IBM moves ahead with new support in DB2 8; XQuery standard falters.
While support for XML grew last week as IBM released DB2 Universal Database 8 with support for the language, support of a limited query language from a standards group could limit the broad use of XML.
With the addition of Extensible Stylesheet Language Transformations, a SQL function for automatic style transformation, DB2 now has about 100 extensions to SQL that are built to support XML data. DB2 has caught up to Microsoft Corp.s SQL Server 2000 and Oracle Corp.s Oracle9i in its ability to handle Web servicesand it includes support for a Universal Description, Discovery and Integration registry.
More XML support is what DB2 users such as Suppleyes.com Inc. are looking for as they anticipate business partners and customers use of XML. Suppleyes.com runs a business-to-business e-commerce system that automates purchasing and inventory management for large ambulatory surgery centers, many of which run DB2.
"XML is one of those things that, because were connected with a tremendous amount of large companies on our back end [that run DB2, the databases] support of XML has been advantageous," said Perry Cain, vice president and chief technology officer of the Akron, Ohio, company. "I dont think [the majority of my customers are] XML-ready yet, but when they are, the fact that IBM has [XML Extender] will be pretty important to us."
Janet Perna, general manager of IBM Data Management Solutions, in Armonk, N.Y., told eWeek that future XML support includes XQuerythe XML query languageand native database support for XML in DB2.
"Suffice it to say were not finished," Perna said.
But at the World Wide Web Consortium Advisory Committee meeting last week, members confirmed that Version 1.0 of the working draft of XQuery will not include support for full-text search operations. As a result, most vendors of document-oriented XML databases will be forced to maintain their existing approaches to queries, which will limit the short-term usefulness of the proposed specification.
Nelson Mattos, an IBM distinguished engineer, said a full-text version, which the W3C has developed in parallel, is still on track. "One goal of developing it in parallel is that they could publish the XQuery portion without it if there was any delay with the full-text version," said Mattos, in San Jose, Calif.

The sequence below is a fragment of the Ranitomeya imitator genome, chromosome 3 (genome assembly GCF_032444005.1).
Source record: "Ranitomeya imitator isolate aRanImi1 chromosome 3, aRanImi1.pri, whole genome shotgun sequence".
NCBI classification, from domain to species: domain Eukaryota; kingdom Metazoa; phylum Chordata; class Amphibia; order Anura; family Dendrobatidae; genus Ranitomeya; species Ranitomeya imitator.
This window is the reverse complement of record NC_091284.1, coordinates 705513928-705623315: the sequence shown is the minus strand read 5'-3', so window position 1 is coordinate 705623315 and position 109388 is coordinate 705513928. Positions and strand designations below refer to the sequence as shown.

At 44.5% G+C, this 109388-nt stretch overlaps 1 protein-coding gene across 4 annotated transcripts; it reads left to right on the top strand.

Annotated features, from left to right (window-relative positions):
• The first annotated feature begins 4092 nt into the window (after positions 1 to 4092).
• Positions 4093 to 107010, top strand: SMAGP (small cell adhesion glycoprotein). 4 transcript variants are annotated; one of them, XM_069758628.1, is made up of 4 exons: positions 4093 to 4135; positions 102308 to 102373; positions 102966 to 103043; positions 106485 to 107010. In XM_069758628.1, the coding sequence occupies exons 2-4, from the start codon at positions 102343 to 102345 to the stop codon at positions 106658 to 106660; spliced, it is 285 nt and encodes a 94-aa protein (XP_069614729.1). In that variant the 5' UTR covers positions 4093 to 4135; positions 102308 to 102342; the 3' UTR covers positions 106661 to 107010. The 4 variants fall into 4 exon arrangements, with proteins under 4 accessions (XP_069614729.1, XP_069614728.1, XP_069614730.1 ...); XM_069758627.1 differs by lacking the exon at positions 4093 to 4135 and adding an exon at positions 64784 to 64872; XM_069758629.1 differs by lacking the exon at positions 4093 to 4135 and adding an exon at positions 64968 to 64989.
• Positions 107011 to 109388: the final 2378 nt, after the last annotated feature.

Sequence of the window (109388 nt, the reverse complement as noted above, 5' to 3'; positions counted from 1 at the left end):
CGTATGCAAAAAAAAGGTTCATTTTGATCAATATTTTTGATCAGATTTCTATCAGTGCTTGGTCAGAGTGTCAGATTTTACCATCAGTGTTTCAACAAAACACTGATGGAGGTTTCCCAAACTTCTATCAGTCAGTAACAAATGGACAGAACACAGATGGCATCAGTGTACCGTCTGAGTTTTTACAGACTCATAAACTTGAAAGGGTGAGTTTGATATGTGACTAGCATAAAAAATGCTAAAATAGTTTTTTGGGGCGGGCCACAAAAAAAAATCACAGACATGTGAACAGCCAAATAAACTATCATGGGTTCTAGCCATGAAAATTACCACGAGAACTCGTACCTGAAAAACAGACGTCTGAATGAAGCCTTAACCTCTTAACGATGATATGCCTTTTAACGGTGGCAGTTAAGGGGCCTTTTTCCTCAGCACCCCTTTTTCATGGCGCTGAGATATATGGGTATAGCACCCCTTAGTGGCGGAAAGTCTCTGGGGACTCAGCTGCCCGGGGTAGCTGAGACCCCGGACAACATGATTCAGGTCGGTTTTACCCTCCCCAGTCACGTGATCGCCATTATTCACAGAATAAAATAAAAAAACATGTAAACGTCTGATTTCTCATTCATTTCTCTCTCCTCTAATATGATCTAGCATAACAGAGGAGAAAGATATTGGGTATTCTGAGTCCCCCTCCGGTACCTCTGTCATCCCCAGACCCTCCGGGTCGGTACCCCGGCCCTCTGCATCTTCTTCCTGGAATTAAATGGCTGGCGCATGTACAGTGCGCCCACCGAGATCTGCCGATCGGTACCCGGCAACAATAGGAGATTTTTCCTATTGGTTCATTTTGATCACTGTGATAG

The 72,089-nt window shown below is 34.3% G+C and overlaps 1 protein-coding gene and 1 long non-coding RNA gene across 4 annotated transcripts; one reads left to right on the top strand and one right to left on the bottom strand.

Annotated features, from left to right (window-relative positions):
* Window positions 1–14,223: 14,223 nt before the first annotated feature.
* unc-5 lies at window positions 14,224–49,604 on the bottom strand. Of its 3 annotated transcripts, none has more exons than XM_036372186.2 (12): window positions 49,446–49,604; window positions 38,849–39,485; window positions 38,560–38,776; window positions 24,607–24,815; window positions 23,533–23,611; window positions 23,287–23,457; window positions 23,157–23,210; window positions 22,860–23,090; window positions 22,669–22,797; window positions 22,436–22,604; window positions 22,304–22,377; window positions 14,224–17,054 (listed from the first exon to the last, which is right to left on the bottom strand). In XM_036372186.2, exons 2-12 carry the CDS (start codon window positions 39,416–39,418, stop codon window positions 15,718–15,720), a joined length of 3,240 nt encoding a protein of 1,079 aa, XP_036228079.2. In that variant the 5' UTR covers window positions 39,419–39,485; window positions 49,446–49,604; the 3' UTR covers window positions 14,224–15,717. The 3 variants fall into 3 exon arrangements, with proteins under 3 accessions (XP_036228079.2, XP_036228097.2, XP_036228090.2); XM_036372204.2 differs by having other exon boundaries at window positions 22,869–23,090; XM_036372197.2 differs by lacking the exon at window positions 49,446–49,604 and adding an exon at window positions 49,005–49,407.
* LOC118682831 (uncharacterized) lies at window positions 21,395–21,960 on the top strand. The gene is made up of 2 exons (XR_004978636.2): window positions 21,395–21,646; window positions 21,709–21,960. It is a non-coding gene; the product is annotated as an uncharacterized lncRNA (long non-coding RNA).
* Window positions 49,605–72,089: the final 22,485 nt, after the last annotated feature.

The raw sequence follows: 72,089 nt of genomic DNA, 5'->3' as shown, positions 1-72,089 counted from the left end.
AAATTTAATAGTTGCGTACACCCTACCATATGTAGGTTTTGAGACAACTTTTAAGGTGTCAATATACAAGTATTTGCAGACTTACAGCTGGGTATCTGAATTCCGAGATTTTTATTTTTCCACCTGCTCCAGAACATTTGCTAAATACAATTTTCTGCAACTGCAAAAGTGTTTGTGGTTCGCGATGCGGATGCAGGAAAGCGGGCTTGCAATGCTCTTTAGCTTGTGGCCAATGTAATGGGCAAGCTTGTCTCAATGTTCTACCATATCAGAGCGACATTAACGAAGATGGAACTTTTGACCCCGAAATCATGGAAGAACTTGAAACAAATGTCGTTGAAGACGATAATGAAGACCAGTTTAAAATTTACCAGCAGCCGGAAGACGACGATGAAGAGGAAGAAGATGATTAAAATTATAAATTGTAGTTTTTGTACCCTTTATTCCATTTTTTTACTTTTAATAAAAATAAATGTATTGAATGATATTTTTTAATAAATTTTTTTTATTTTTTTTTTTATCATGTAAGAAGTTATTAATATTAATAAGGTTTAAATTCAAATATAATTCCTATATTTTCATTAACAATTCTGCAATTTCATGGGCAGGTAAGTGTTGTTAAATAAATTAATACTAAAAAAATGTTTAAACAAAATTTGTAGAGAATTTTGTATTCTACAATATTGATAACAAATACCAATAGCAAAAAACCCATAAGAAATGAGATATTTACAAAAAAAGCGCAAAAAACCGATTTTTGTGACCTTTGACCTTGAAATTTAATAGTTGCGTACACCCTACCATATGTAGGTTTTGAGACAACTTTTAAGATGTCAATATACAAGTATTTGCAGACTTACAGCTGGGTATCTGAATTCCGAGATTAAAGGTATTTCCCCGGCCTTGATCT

Analysts say that, as the standard becomes more widely used, it has become imperative for relational DBMS vendors to support XQuery. "XQuery is a key standard for accessing, transforming and integrating XML data from disparate sources," said Susan Funke, an analyst at International Data Corp., in Framingham, Mass.
Thats true for E-Doc Architects, a Wheaton, Ill., company that provides its clients with XML programming and conversion services. Pete Leonard, vice president, said the W3Cs decision to leave out full-text search is a bad one. "Anybodys database that can only use those standards cannot offer full-text search to the application that might be querying," Leonard said. "It prevents you from giving information based on content in the document. Thats bad."
Lisa Vaas is News Editor/Operations for eWEEK.com and also serves as editor of the Database topic center. Since 1995, she has also been a Webcast news show anchorperson and a reporter covering the IT industry. She has focused on customer relationship management technology, IT salaries and careers, effects of the H1-B visa on the technology workforce, wireless technology, security, and, most recently, databases and the technologies that touch upon them. Her articles have appeared in eWEEK's print edition, on eWEEK.com, and in the startup IT magazine PC Connection. Prior to becoming a journalist, Vaas experienced an array of eye-opening careers, including driving a cab in Boston, photographing cranky babies in shopping malls, selling cameras, typography and computer training. She stopped a hair short of finishing an M.A. in English at the University of Massachusetts in Boston. She earned a B.S. in Communications from Emerson College. She runs two open-mic reading series in Boston and currently keeps bees in her home in Mashpee, Mass.